Breaking the mould with Nguyễn Thế Hùng

May 22, 2019 - 09:30
After graduating in 2009, the painter from the northern province of Tuyên Quang has held 10 solo exhibitions and joined dozens of group exhibitions


Painter Nguyễn Thế Hùng. 

Nguyễn Thế Hùng is a familiar name for Vietnamese contemporary fine arts lovers, thanks to his attention to detail.

After graduating in 2009, the painter from the northern province of Tuyên Quang has held 10 solo exhibitions and joined dozens of group exhibitions.

His paintings have appeared in various art fairs and private collections in the US, Australia, Sweden, the UK, New Zealand, Hong Kong, Singapore and Thailand.

He prefers to use traditional materials like (poonah) paper, gold-gilded technique, lacquer and Chinese ink to create works on modern topics.

He recently joined a working camp in the US and displayed paintings at a gallery there. Lê Hương chats with him about the trip and his passion.


A lacquer on canvas by Hùng displayed at his forst solo exhibtiion in New York. — Courtesy Photos of the artist

Could you talk about the art project that you joined in the US?

Vermont Studio Center is a prestigious art camp with long history in Vermont, the US. Every year, the centre calls for artists from all over the world in  painting, graphics, sculpture and literature. I have known about the programme for few years but I had not paid much attention until last year, when I decided to apply and was selected.

A month working at the centre was a fresh and interesting experience for me. I arrived in early March, when the snow covered everything. You may know that Vermont is famous for its skiing sites. Each artist stayed in a separate spacious and convenient studio near the residential area.

I worked at my studio every day like other artists. We always exchanged at art talks and went out for entertainment together at local bars, danced, sang karaoke and walked, or even skied at the weekend. I always visited the graphics room in the morning, where there were live models for painters to draw.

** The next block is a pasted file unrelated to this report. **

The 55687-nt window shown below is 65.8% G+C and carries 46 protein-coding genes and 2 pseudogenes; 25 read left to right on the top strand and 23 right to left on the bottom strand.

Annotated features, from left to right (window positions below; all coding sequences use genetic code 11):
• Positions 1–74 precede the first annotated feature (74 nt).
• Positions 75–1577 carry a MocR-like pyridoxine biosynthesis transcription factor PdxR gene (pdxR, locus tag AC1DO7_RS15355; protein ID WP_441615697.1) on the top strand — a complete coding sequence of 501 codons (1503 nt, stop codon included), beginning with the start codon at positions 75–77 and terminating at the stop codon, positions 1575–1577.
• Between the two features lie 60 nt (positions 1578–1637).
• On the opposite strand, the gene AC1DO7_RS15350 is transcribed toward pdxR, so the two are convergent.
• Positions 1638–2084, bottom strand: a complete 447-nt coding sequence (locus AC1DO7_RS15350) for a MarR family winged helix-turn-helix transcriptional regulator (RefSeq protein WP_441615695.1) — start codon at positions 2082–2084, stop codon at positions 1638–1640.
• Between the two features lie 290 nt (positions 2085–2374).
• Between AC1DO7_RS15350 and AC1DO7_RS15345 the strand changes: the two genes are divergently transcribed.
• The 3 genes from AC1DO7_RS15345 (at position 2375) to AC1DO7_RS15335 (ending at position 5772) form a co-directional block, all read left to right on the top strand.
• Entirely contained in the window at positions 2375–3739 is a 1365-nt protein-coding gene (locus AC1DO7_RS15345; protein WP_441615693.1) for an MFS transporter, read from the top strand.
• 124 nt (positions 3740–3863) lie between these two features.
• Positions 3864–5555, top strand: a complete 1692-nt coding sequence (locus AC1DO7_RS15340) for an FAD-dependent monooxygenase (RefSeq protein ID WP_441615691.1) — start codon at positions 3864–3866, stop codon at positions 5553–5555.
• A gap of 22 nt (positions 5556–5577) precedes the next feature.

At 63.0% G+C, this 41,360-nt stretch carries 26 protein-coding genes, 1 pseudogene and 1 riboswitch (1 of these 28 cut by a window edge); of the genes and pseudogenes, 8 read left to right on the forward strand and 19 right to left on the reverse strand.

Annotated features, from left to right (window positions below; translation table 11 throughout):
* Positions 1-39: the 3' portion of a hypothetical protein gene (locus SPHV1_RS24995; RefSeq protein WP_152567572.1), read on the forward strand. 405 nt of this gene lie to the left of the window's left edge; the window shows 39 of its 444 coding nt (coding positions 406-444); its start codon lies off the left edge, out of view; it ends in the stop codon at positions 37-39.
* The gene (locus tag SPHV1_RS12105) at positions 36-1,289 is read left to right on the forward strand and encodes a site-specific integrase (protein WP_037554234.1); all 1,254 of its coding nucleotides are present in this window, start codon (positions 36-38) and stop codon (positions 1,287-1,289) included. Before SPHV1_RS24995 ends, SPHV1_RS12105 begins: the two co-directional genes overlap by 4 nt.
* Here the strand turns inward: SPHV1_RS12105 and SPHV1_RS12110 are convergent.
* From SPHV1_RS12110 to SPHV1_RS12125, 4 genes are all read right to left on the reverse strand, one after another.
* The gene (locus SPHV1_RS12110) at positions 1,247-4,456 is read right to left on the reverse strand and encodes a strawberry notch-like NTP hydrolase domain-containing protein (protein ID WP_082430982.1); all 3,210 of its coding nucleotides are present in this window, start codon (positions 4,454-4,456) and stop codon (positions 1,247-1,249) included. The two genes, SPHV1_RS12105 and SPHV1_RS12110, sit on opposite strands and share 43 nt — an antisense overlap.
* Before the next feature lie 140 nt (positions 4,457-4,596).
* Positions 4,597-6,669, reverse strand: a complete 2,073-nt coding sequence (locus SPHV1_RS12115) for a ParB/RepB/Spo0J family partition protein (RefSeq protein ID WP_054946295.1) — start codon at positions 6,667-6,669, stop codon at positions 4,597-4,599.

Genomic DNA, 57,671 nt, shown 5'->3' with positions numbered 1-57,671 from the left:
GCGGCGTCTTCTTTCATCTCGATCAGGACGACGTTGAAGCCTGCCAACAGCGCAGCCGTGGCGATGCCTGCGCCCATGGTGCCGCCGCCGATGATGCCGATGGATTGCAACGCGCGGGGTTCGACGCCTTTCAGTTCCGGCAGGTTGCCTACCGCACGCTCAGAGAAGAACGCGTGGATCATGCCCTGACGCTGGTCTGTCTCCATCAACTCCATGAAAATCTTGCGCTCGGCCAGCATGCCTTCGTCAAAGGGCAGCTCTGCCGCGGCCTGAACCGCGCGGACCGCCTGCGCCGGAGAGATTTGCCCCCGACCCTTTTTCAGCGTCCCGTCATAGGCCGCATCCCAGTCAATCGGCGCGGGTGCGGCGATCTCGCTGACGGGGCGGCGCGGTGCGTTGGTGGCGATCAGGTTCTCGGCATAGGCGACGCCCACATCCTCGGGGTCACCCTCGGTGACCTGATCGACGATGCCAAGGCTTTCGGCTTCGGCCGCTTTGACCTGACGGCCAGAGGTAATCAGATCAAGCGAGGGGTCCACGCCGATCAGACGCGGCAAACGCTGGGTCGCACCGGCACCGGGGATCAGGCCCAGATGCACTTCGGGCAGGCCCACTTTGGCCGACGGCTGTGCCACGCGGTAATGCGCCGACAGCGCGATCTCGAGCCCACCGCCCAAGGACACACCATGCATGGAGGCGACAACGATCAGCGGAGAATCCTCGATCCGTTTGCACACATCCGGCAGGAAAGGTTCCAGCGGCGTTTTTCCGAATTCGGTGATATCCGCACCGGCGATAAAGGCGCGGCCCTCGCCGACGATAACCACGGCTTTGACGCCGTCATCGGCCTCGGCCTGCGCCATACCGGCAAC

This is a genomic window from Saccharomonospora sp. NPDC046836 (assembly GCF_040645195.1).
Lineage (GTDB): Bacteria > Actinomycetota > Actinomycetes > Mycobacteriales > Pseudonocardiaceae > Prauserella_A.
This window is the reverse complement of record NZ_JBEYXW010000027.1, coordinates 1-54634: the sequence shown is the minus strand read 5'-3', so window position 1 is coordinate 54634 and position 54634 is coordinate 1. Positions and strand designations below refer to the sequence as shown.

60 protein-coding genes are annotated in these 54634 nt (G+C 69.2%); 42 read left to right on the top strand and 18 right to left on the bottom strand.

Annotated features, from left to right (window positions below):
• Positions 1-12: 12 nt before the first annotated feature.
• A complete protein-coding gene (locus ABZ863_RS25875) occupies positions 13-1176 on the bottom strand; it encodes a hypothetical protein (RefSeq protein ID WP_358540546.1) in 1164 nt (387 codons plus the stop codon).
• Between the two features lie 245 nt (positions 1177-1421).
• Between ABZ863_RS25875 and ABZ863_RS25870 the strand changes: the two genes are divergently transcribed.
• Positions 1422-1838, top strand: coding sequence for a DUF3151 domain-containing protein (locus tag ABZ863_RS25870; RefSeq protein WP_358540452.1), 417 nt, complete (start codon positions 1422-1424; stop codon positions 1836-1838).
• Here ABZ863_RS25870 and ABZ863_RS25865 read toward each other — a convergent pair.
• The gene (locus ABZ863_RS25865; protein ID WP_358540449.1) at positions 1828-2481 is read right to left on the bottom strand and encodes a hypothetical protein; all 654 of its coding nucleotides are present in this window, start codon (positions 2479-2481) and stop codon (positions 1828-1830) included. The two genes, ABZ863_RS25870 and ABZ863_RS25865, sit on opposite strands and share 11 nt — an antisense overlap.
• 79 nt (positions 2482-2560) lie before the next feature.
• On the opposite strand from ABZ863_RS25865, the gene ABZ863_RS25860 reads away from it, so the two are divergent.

They organised two open studios, something like two small exhibitions, when artists take turns to visit one another’s studio to watch art works and listen to creative ideas. We overcame all barriers of borders, age and languages to share ideas with one another.

Then you displayed your works at a solo exhibition in New York. Could you tell us more about the exhibition? Was it a success?

After Vermont Studio Center [March 1-23, 2019], I came to New York to open a solo exhibition at Salomon Gallery [April 3-24, 2019]. This is an old gallery in the bustling Tribeca area. I exhibited 23 works of lacquer on canvas, a material that I have used for the past few years. This was my first solo event in the US, so I was very excited to introduce Vietnamese ancient material to American audiences.

The event really attracted many locals. I have only a few friends in New York but many people turned up to the opening ceremony and during the exhibition, including artists, critics and art dealers. They viewed the paintings with attention and asked many questions of me. They were really interested in my paintings.

What style are you following? What are your frequent materials?

At present, I am following semi-abstract style and making lacquer works on canvas. To me, it’s thorough research for the past five years to understand and conquer materials.

As you know, lacquer has always been worked on wood, which is difficult for transporting far and preserving. I was suggested to make lacquer on canvas by a senior painter. Then I decided to try.

At first, I was clumsy with the materials but the more I work, the more I find it interesting. I have better managed the materials.

I like traditional materials like paper, Chinese ink and lacquer and have strong impressions with decorative patterns and carvings at pagodas and temples. I don’t know when the images first came into my paintings.

How do you get inspired for your work?

I always feel full of energy and recharged as I live in nature, especially during trekking with my friends. At my studio, I have a small garden, where I water plants and take care of them. Most of my inspiration has come from that.

What message do you want to send through your paintings?

Nature, human, dreams, strange lands, women, early morning fog and showers of flowers. I just simply describe the world in my mind to the paintings.

Many people have told me they feel relaxed and happy looking at my paintings.

My spirit belongs to love and happiness. I want to spread sprouts of love, optimism, happiness, relaxation and cheerfulness. Sprouts of good fortune fly all over my world and in my paintings.

What’s your plan for the next few months?

I’m making a draft for a new series of paintings. I hope it will be completed in time for a new exhibition next year. — VNS